In Defense of Jim Zorn and Jason Campbell
First let me say Jim Zorn is not a good head coach.
OK, now that that is clear let me also say that Jason Campbell is not a bad quarterback.
With those two points resolved let the defense begin.
Zorn Set up to Fail
Zorn is not a good coach mainly because he has been set up to fail from the start.
Former teammate Steve Largent gave a telling interview yesterday on ESPN about Zorn and the state of the Redskins.
I've heard a lot of talk and anger about Zorn, but honestly Largent hit the nail on the head.
Zorn was brought in with no coordinator experience much less head coaching experience. He wasn't even allowed to hire his own staff.
He had to inherit the players Washington already had and, despite also being the offensive coordinator, had to use the running system and terminology offensive line coach Joe Bugel was already using.
To say that Zorn's tenure got off to a less than ideal start would be an understatement.
I questioned the hire immediately as another one of Dan Snyder's schemes. I had just figured he'd be there a year and then Danny Boy would go after another high profile coach.
To my surprise Zorn and the Skins had some initial success before going in the tank toward the middle of last season. At that point I thought Zorn was probably a goner.
Yet again I was surprised when Snyder didn't pull the trigger in the offseason. At that point I was hopeful that perhaps Snyder was growing up and learned his lesson from his previous decisions.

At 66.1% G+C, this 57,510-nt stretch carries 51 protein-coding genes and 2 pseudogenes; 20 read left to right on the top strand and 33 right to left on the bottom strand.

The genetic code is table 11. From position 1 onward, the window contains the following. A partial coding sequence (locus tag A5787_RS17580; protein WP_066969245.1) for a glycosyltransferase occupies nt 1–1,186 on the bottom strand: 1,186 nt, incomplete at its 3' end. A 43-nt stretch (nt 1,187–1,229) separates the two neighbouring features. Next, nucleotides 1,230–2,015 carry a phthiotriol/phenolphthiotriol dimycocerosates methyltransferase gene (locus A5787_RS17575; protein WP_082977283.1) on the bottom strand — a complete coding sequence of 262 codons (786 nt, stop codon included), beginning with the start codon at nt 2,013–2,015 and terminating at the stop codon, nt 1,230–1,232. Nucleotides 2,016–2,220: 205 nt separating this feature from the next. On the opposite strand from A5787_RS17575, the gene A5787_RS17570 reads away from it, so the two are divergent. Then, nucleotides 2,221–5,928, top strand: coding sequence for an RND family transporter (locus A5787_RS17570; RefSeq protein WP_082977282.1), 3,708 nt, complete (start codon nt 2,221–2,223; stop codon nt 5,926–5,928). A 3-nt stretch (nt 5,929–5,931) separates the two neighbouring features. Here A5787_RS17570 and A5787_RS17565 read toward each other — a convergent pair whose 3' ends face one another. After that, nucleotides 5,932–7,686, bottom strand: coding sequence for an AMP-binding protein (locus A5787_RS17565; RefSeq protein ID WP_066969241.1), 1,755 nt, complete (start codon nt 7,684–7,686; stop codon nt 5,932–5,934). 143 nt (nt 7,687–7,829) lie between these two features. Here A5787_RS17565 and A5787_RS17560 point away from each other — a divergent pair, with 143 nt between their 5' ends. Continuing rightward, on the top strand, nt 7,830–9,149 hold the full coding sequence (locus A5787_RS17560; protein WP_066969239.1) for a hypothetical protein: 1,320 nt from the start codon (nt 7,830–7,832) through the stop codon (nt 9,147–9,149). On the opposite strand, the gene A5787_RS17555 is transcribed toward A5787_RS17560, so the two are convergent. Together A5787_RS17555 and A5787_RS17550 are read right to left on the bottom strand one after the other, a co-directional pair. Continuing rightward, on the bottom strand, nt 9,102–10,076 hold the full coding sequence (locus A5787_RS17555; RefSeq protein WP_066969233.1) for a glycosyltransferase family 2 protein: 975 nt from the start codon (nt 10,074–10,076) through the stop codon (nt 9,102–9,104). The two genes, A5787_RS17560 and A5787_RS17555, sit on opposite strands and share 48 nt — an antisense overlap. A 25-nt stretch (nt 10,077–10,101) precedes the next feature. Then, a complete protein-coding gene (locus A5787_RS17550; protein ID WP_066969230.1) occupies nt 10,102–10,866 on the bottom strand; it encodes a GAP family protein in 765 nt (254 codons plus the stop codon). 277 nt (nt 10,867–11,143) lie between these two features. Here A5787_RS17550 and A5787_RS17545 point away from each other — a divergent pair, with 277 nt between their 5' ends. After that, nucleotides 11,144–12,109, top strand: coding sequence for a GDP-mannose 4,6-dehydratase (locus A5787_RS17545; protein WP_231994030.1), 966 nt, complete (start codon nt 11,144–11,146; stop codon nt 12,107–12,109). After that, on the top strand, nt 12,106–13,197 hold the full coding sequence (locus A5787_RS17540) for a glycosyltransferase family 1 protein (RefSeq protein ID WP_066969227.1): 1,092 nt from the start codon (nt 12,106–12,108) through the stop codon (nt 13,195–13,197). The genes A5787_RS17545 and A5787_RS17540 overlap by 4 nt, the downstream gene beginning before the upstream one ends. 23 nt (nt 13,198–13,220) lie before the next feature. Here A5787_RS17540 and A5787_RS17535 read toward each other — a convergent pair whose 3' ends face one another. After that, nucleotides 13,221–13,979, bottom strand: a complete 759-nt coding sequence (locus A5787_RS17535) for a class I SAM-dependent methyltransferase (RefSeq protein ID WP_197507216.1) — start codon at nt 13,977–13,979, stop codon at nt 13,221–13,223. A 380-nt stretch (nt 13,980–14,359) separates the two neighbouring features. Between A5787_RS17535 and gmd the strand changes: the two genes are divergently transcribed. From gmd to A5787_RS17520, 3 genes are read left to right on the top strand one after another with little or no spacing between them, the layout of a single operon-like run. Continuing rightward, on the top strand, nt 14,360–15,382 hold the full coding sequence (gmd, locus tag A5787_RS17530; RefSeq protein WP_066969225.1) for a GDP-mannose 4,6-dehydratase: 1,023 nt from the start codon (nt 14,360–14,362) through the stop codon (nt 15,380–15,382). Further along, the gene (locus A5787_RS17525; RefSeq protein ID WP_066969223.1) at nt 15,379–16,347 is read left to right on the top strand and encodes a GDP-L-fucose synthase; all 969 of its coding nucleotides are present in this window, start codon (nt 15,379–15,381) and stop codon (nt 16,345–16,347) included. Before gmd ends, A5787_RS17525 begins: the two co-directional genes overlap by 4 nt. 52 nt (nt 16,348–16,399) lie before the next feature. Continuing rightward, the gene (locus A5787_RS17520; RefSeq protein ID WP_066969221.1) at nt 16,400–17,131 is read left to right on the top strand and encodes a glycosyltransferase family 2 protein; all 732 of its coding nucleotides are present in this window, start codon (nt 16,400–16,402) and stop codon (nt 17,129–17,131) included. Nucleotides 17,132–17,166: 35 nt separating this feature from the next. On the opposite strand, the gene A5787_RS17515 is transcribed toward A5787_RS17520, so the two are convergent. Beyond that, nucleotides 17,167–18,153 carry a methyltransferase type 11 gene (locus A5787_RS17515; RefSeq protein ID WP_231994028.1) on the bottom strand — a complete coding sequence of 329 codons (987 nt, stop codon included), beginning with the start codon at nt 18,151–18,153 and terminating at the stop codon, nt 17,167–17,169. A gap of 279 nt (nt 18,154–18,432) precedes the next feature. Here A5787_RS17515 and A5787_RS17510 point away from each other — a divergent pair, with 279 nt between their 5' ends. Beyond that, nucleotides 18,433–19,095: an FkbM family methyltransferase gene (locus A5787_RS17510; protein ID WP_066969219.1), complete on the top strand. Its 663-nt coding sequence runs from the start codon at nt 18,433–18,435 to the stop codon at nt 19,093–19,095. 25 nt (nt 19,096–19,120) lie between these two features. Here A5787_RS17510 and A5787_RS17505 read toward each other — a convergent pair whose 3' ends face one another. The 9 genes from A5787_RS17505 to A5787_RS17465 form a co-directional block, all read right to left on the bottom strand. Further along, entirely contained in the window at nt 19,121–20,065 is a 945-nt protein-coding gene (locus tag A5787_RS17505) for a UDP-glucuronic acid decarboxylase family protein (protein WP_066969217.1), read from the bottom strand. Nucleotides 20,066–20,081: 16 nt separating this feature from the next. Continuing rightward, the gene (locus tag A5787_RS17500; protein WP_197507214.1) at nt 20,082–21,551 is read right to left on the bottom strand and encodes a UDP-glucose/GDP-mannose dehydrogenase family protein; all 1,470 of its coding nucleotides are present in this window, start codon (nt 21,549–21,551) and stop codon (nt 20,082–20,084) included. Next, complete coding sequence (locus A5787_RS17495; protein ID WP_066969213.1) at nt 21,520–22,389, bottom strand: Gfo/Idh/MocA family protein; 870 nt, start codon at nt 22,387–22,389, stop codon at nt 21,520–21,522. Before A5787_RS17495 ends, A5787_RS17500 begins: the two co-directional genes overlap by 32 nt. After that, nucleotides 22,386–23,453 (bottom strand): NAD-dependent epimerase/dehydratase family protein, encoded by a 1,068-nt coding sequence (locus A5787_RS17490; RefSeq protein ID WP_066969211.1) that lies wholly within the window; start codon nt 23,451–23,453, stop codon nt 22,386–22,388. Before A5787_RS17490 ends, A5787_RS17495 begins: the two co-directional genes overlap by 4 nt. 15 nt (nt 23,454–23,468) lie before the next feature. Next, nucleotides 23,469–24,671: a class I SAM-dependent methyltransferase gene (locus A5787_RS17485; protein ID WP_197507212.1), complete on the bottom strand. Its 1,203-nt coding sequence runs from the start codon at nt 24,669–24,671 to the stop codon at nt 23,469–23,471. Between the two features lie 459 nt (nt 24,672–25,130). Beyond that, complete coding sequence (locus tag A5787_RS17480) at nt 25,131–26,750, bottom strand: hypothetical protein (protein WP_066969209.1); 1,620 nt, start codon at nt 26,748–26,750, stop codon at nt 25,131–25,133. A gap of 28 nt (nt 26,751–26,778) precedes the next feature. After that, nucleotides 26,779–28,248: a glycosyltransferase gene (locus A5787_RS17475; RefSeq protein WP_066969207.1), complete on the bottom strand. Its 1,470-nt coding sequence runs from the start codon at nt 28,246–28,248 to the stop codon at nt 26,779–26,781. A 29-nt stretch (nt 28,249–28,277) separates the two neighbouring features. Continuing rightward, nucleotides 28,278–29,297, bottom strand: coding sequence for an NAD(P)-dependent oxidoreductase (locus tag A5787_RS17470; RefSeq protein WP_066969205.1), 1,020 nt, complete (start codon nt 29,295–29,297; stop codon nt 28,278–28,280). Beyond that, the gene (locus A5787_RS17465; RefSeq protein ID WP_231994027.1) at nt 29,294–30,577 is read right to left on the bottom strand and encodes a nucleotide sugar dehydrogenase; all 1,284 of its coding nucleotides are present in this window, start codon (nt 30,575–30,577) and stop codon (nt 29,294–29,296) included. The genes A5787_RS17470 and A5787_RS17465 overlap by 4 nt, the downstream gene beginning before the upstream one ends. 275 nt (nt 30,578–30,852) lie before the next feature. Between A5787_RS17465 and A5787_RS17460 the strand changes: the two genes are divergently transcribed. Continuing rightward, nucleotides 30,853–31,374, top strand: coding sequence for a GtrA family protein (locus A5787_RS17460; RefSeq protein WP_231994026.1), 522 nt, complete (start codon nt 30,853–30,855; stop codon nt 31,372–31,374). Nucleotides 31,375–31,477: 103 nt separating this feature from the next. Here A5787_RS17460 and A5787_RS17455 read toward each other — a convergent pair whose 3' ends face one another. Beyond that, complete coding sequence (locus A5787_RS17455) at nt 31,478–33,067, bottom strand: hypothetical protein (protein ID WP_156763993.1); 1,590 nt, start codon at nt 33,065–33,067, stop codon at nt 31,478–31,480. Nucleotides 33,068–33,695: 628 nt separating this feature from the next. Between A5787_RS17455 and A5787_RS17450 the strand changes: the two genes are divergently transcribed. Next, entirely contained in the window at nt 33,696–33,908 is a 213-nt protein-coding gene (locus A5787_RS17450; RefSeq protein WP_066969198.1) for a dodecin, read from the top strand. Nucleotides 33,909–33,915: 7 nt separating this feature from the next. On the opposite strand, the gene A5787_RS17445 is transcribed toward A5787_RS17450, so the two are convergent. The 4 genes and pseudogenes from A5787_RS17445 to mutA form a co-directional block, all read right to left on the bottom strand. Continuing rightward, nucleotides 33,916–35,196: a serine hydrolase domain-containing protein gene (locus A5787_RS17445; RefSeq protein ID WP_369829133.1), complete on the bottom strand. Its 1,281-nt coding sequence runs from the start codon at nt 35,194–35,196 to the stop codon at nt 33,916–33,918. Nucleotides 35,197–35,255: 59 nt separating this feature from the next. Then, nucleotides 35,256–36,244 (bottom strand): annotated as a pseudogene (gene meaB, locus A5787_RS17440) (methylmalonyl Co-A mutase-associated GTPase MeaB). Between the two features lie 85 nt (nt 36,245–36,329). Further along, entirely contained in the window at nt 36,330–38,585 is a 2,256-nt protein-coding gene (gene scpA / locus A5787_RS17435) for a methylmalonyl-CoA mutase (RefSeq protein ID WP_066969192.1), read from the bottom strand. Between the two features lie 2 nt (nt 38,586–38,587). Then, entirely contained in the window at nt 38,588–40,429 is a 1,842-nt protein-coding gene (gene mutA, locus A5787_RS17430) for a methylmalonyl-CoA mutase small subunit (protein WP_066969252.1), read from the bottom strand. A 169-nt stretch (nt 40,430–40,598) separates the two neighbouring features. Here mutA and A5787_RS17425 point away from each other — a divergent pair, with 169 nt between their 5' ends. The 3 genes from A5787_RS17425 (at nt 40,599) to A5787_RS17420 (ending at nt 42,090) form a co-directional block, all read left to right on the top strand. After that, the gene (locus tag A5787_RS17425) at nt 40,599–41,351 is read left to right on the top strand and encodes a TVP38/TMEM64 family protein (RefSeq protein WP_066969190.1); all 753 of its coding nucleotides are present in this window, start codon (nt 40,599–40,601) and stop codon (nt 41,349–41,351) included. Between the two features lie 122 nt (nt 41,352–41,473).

Boy have I been wrong about that. What Snyder has done to Zorn this season is beyond contemptible, and as a Washington fan it is embarrassing.
To basically strip away Zorn's powers bit by bit is childish. And it appears it was a failed attempt to get Zorn to quit.
But Zorn is too smart for that and too much of a competitor. So my hat's off to him for sticking it out when better coaches and lesser men would have quit over less.
That still doesn't change the fact that the Redskins are in a tailspin as a result of the childish nature of Sinner and the incompetence of GM Vinnie Cerrato.
So no matter if they fire the Zorn this week or next week or the week after, the Redskins will be lucky to win another game this year. They are just that bad.
Campbell Isn't to Blame
I'm tired of hearing how connected the fates of Zorn and Campbell are even if they are true.
The reality of it though is that Zorn's fate shouldn't have anything to do with Campbell's.
Campbell has proved at least for the earliest part of last year that when he has a healthy offensive line he can do well. If the Skins can get the running game going and take pressure off of him, then he has proved he can deliver the ball down-field.
While I'm not crazy about him running the West Coast offense, he has shown the ability to be a solid and at times very efficient quarterback.
But as often is the case when things go bad, we are too quick to forget how much he was loved when he did well last season.
He went forever without an interception and responded to Zorn's offense nicely, even though he really doesn't seem suited for it.
Then the o-line fell apart, as it has this year, and it was all down hill for Campbell and the Redskins.
During the draft Washington could have addressed the weakness up front but Cerrato chose a different direction. They also could have addressed it the year before but took two receivers and a tight end who have not amounted to much.
So while Campbell isn't a Hall of Fame type quarterback, he is good enough to run an NFL team.
He has done it, and we all loved him for it. So before we throw him under the bus Cerrato and Snyder have already ran Zorn over with, let's give him a chance.
The only problem is that if Campbell is smart he will want out of D.C. soon. Why shouldn't he, as it doesn't seem Washington wants him anyway.
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